So, I realized that a lot of my work is not so much teaching the mathematics, but teaching the confidence to rely on your own personal common sense, not to be ... Sorry, to have the agency to take charge of your own learning and doing, which is actually my greatest wish for the next generation, to actually teach the next generation the confidence to rely on their common sense, to be flexible in their thinking, to have self agency and to take action. Even in the most rigid of boring environments of a mathematics exam, still stuck from 40 decades ago of thinking, you can still find those moments.
So, my videos are now more like not just teaching the math and thinking behind the math and the habit of thinking, but also the meta analysis, you can actually say, "What's the author here want me to do apparently?" And I don't know this jargon, but I can figure out what they mean because common sense will tell me if I just give myself the permission to just think my way through it, on that level.

Jon Orr: Yeah, that's such a great realization moment because ... and something that I've been trying to stress in my students for so long and a couple episodes ago, we talked about the four pillars of starting a math class or getting kids into math class. And one of them is having that confidence to be creative. In so many of our math classes, that what I taught so long, it was like, "Thou shalt do it this way." We talk about, how many kids have ever heard the phrase ... or they were working at home with mom and dad and mom and dad might be showing them how to do math. But then the kid says, "But that's not the way the math teacher wants me to solve that problem." It's like, kids are all throwing their hands up and we say in our class, I want you to be creative. We want to hear your strategies before I say the teacher strategy. So, I'm glad you definitely brought that up. I know that's a big thing for me and the big thing that we all need to remember and emphasize.

James Tanton: And that what leads to a bit of a paradox box in terms of how mathematics is still perceived to this day. For example, we're all meant to teach the long subtraction now but many parents expect their kids in fourth grade, fifth grade whatever it is to do long subtraction, but they could ask someone, "Well, do you really expect a shop clerk when working out your change to go, '100.00 minus 9.87, carry the zeros, carry the ones,' do long subtraction to work at your change?" No, you want to teach them flexibility of thought. "I'll get three more cents to get into 9.90, 10 more cents gets me to $10. I owe you 13 cents." Now, I know that's not realistic example anymore because your cash register will do that for you. But my point is, there's a strange expectation what math is as perceived by the general populace. "You must do this with my child," whereas no one expects anyone in the real world to do it that way. Just as Ted was asking, when was the last time you actually divided a pair of fractures as a real practical need?

Kyle Pearce: It's coming back to even just this idea, and you had mentioned, you had used the term common sense. I use the word intuition a lot, like regardless of what term you use, it's like you're utilizing your experience and your thinking. Right there is that common theme that we've heard from everyone here is thinking. You're going to think about the problem and you're going to attack the problem based on what your gut, your intuition, your common sense is telling you is going to help you get to that answer versus going, "You know, wait a second, let's write this down." I always say 1,001 minus 999. I do that with parents a lot and I say like, "How would you subtract that?" Most parents say, "Well, it's two." Well, what did you actually do? And it's like, well, you know that the difference is two but-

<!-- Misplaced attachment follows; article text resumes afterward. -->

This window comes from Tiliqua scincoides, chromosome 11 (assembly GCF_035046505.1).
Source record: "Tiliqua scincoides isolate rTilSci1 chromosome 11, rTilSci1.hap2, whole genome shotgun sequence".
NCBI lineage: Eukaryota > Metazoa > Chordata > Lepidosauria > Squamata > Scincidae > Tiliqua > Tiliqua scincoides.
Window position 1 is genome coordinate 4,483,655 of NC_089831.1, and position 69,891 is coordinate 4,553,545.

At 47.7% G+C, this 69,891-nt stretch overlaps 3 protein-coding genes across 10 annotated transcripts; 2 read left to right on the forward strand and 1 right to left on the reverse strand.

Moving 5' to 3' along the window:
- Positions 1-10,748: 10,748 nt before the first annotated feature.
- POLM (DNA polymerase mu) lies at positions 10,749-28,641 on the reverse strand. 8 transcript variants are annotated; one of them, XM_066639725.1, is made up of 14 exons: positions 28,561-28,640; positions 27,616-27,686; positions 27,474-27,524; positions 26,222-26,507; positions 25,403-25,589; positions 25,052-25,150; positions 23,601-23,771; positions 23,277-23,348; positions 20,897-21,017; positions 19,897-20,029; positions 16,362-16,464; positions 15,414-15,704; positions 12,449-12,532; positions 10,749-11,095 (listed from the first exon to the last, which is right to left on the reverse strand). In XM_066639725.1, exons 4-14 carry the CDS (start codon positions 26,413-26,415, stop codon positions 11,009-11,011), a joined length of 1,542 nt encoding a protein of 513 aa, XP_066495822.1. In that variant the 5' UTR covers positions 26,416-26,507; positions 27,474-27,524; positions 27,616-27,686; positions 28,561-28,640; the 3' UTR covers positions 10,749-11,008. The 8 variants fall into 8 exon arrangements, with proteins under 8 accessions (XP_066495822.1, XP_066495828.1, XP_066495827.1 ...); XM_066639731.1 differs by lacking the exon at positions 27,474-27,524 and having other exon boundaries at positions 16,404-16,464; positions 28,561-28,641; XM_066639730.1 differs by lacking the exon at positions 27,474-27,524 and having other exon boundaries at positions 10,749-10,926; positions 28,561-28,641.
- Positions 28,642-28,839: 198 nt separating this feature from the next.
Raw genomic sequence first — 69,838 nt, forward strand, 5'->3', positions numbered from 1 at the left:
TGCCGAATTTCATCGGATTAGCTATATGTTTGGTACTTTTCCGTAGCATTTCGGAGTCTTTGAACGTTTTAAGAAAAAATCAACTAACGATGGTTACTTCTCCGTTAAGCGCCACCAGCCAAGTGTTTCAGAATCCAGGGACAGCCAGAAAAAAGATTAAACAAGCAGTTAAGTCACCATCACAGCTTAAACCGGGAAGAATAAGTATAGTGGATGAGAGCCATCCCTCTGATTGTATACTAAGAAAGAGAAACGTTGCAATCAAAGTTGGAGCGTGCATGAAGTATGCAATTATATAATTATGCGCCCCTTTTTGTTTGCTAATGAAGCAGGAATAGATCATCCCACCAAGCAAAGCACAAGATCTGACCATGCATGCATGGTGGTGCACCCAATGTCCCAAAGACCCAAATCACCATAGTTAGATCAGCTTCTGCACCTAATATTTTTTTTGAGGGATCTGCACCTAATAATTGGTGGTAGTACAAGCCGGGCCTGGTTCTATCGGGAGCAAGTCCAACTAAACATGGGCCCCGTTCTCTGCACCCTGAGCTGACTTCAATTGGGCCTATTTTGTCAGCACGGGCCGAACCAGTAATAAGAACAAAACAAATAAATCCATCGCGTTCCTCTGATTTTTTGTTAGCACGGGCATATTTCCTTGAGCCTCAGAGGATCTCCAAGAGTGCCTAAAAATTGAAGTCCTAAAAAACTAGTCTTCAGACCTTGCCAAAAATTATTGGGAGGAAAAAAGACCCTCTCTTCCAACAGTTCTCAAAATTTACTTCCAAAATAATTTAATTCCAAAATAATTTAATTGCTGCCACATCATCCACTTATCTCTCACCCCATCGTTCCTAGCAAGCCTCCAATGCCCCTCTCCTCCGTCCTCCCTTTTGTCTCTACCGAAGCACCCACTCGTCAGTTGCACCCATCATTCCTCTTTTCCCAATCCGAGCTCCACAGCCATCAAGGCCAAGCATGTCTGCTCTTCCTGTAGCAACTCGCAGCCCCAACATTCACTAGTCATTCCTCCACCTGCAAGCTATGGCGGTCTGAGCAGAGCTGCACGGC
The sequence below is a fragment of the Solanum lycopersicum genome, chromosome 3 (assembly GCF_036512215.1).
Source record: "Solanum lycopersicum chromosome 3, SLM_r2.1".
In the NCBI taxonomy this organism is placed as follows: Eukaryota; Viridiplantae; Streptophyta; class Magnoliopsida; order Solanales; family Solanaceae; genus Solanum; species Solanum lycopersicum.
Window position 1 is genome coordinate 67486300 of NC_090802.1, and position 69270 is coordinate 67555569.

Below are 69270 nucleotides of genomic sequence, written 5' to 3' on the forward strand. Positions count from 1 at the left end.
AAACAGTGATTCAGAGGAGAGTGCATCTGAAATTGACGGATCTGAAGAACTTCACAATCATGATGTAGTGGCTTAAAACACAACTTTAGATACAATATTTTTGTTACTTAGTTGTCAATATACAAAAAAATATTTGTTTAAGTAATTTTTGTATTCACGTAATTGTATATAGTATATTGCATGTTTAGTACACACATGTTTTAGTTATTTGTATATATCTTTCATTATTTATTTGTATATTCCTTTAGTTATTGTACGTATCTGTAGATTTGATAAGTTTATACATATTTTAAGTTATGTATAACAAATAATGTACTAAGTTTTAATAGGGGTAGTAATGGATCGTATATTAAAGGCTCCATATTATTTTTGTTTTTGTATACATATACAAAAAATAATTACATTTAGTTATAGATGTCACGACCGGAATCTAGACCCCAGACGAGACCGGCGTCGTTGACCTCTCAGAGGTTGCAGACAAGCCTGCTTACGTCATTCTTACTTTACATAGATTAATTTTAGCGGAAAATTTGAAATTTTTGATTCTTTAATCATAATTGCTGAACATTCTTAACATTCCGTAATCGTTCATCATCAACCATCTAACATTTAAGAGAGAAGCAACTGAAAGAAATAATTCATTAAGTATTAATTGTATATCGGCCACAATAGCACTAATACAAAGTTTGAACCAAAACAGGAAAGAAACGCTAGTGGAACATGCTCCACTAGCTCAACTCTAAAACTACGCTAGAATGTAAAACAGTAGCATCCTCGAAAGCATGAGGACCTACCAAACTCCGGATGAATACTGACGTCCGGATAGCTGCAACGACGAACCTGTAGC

Ted Coe: You thought about it, you didn't do it, right? That's the-

Kyle Pearce: Yes, exactly. And imagine if I said, "You're wrong." I was curious back with Ted's example, whether his creative approach was actually on track or was it way off track? Or my gut was suggesting that maybe the teacher was just like, "Just shut down this idea completely." Because no, it didn't look and sound like the way that they had thought it should be.

Ted Coe: It was probably flipping the wrong thing or something and trying to, but-

James Tanton: Could it be minus? Little tweak would've done it.

Kyle Pearce: Totally.

James Tanton: I know, there's this notion of showing your own work. I mean, it actually drives me bonkers. Show your work if it's interesting. I mean, if there's nothing to say about the work you did because the answer too, then just say two, but if the question's more interesting, then maybe you've something to explain, say it.

Jon Orr: Totally. Well, gentlemen, Kyle has talked, oh my ear off for the last few years, about this experience that he had a few years ago, he had gone down to Arizona and he went to this symposium on proportional relationships. I know the average listeners of the podcast know, that he and I talk about proportional reasoning all of the time. He had such fond memories and wanted to share so much of what he's learned there. I'm curious myself about that proportional relationship symposium. You had such a great group of educators, including yourselves. What inspired the formation of that group? And maybe take a moment to reflect on the thinking versus where you're thinking is currently on that group.